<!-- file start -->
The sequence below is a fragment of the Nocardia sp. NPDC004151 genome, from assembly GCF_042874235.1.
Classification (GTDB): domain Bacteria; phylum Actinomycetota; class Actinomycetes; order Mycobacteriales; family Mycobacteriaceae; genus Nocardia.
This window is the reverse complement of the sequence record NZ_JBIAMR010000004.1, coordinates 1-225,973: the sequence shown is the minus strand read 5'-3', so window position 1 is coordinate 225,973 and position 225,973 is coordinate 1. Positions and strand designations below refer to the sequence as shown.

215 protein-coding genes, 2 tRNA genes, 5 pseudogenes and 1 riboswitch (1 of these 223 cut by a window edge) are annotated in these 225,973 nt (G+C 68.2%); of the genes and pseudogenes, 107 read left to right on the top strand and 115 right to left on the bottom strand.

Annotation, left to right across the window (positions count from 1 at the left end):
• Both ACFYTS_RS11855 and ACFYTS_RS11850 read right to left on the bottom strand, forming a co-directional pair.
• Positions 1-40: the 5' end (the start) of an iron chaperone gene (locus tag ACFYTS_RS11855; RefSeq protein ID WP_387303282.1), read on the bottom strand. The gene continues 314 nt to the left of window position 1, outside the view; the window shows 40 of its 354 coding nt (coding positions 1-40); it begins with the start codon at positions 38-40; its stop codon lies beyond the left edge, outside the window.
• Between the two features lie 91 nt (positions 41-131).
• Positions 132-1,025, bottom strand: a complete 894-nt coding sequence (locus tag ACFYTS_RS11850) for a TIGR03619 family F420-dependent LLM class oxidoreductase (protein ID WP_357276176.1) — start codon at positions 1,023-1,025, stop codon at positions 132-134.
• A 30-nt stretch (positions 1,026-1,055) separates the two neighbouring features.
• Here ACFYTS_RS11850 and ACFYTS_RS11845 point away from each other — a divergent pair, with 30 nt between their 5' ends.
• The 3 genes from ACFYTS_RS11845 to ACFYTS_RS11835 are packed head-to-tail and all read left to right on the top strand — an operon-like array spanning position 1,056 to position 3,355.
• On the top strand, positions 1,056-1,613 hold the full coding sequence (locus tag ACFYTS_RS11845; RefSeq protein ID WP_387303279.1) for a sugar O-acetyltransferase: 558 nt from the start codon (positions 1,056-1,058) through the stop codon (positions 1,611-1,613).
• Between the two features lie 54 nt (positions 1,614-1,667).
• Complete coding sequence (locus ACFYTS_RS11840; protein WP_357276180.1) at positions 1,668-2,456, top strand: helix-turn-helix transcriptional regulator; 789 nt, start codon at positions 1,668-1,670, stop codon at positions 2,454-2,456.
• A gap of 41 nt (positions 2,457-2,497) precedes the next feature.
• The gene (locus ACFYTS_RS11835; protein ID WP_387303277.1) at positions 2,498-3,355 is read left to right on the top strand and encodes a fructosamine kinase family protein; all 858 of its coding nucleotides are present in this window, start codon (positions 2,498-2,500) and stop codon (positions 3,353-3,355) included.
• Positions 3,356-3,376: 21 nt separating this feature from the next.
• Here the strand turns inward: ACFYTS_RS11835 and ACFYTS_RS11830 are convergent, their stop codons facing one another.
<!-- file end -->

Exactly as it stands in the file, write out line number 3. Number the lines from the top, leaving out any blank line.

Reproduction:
This window is the reverse complement of the sequence record NZ_JBIAMR010000004.1, coordinates 1-225,973: the sequence shown is the minus strand read 5'-3', so window position 1 is coordinate 225,973 and position 225,973 is coordinate 1. Positions and strand designations below refer to the sequence as shown.